Plan to redevelop Lincolnshire cineplex inches forward

  • A developer wants to tear down half the Regal Cinemas in Lincolnshire and build an apartment complex. Lincolnshire's village board has sent the proposal to the village's architectural review board.

      A developer wants to tear down half the Regal Cinemas in Lincolnshire and build an apartment complex. Lincolnshire's village board has sent the proposal to the village's architectural review board. Russell Lissau | Staff Photographer

  • Rendering of the proposed redevelopment of Regal Cinemas in Lincolnshire. A developer wants to tear down half the cineplex and build a 302-unit apartment complex in its place.

    Rendering of the proposed redevelopment of Regal Cinemas in Lincolnshire. A developer wants to tear down half the cineplex and build a 302-unit apartment complex in its place. Courtesy of Village of Lincolnshire

 
 
Updated 2/10/2016 4:03 PM

Despite lingering questions from some village officials, a plan to raze half of Lincolnshire's Regal Cinemas movie house and build a 302-unit apartment complex is moving forward.

Trustees this week sent the proposal to the town's architectural review board, an early but important step in the development process.

                                                                                                                                                                                                                       
 

The village board's recommendation doesn't mean the panel approved the plan. Trustees will have final say on the matter, after a formal public hearing and more discussions.

And some officials remain concerned about the proposed size of the apartment buildings, the impact on traffic flow and other issues.

"I think it needs more vetting," Mayor Elizabeth Brandt said.

Regal is a key attraction at the City Park shopping center, on the southwest corner of Milwaukee Avenue and Aptakisic Road. However, ticket sales have been sliding at the 18-year-old theater, a Regal representative told trustees during an initial discussion last month, and the company is weighing shuttering the site if profits don't improve.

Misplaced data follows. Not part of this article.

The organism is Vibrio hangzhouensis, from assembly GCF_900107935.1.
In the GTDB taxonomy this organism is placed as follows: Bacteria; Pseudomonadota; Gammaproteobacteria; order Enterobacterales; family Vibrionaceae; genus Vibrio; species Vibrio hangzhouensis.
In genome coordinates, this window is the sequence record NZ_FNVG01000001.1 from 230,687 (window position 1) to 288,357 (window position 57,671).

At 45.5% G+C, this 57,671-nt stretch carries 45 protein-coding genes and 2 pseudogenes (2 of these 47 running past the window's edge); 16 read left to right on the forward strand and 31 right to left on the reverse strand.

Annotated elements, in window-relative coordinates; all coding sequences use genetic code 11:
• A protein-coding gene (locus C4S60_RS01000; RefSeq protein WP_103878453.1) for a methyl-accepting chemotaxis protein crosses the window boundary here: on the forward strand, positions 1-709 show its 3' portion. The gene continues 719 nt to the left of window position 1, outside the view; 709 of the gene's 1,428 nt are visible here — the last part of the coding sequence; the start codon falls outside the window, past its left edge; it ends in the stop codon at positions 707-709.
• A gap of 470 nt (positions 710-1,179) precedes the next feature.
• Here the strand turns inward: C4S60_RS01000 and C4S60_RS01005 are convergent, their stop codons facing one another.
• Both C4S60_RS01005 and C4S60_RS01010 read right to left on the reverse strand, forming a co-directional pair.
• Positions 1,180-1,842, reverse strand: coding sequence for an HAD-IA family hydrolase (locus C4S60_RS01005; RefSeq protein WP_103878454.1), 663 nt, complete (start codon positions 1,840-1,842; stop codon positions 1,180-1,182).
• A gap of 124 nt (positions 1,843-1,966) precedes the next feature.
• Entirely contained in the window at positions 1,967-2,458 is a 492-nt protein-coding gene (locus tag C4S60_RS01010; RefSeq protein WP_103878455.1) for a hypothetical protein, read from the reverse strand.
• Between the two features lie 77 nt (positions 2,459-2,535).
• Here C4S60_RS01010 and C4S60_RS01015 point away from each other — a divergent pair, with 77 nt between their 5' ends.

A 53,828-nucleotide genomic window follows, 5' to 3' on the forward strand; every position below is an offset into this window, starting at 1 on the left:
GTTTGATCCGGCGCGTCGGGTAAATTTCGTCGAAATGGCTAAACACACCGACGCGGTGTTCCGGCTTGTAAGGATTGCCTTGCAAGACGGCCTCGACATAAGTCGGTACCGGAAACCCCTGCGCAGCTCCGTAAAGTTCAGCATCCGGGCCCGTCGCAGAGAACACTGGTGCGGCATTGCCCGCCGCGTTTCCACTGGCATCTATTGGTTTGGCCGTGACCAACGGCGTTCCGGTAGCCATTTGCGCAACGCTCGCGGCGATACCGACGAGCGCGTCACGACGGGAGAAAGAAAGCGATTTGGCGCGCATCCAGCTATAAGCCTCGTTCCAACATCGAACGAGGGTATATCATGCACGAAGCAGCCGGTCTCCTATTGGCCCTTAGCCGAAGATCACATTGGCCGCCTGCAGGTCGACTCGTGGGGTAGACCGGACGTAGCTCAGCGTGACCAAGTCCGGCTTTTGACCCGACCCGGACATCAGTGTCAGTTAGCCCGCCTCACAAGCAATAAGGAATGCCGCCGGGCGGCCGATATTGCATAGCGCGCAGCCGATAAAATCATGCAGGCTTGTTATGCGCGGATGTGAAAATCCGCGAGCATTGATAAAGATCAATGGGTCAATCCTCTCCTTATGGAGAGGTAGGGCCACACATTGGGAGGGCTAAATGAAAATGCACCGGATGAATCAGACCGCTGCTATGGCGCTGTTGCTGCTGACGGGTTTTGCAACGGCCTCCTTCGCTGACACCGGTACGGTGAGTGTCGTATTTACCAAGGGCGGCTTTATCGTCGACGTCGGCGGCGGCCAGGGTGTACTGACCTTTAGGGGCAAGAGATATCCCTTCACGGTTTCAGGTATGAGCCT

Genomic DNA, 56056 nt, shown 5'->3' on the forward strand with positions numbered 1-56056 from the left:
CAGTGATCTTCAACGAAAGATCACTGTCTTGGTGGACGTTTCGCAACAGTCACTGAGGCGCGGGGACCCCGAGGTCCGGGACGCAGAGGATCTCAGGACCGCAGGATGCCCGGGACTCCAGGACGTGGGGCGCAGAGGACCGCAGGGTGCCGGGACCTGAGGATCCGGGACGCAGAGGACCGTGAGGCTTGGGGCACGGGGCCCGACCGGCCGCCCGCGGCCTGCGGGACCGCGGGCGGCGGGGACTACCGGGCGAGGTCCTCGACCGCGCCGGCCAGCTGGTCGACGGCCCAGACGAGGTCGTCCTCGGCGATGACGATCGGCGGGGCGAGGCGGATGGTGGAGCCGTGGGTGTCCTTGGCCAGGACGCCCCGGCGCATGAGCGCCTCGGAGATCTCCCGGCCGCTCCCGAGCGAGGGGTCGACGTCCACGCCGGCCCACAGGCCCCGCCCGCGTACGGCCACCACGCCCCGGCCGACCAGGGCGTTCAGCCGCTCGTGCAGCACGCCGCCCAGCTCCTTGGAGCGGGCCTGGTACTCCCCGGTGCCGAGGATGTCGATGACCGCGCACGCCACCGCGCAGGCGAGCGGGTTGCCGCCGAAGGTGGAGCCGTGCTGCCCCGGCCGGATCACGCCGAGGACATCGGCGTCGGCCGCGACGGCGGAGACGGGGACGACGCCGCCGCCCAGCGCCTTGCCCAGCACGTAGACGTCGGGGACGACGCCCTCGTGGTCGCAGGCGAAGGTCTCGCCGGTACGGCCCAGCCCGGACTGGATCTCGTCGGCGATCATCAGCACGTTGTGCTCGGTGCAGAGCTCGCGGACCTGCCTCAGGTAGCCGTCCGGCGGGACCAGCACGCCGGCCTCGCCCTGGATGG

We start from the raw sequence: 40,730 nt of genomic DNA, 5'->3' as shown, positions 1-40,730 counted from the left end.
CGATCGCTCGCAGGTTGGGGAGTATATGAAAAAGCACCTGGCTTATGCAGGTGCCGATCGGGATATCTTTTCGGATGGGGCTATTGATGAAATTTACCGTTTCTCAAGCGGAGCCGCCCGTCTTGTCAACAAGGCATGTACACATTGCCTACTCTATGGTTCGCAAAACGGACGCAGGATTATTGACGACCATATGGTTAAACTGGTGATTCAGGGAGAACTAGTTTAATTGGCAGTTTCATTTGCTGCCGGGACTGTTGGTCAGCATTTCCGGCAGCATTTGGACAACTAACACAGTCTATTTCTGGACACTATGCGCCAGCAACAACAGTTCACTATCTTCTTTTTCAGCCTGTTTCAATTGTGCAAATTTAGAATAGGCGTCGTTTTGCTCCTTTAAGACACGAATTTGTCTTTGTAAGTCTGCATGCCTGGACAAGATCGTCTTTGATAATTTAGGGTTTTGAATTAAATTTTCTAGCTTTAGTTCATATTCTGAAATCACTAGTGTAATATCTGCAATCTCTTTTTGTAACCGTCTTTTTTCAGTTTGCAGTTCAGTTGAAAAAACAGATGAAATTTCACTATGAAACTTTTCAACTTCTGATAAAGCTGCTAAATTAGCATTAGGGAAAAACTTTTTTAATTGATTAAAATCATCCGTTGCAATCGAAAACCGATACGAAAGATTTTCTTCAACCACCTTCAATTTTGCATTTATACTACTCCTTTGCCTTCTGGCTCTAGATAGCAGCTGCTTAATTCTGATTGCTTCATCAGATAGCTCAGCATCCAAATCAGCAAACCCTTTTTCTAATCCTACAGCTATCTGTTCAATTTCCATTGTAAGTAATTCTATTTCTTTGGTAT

Developer Scott Greenberg of the ECD Company -- the firm that developed City Park and owns the Regal building -- has proposed a solution.

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He wants to knock down half the Regal structure and put up a two-building, luxury apartment complex. The buildings also would occupy land that's now a parking lot for Regal.

Greenberg's plan would reduce the number of Regal's screens from 21 to 15. Regal's enormous IMAX theater would remain.

Regal supports the proposal. Representatives have said the company will upgrade the seating and other elements in the remaining theaters if the plan is approved.

Several village officials were cool to the residential side of the plan during the January meeting. Some questioned if Greenberg would be able to find enough tenants to fill the buildings.

Greenberg and the village board took up the issue again Monday during a committee-of-the-whole meeting. This time, Greenberg revealed he plans to put up the buildings one at a time. He also said his company would front Regal the money needed to renovate the theaters and lower Regal's rent if the plan goes through.

                                                                                                                                                                                                                       
 

Modernizing the Regal auditoriums is good for the company and nearby businesses, he said.

"(It) assures the surrounding retailers, restaurants and other commercial property owners that a vital retail anchor will remain viable for the long term, which generates continued confidence for these retailers to invest in Lincolnshire," Greenberg said.

Trustees eventually opted to send the project to the architectural board, which reviews design elements for commercial and industrial construction proposals, and condominium or apartment building plans.

After that board considers the plan, it will bounce back to the village board for a formal public hearing and potential approval, Village Manager Brad Burke said.

Although she expressed concerns about traffic and other issues, Brandt believes an upscale apartment building could lure tenants who work at some of the corporations in Lincolnshire.

New residents could pump money into the businesses at City Park, too, she said.

"From a financial standpoint, it makes a lot of sense," Brandt said.

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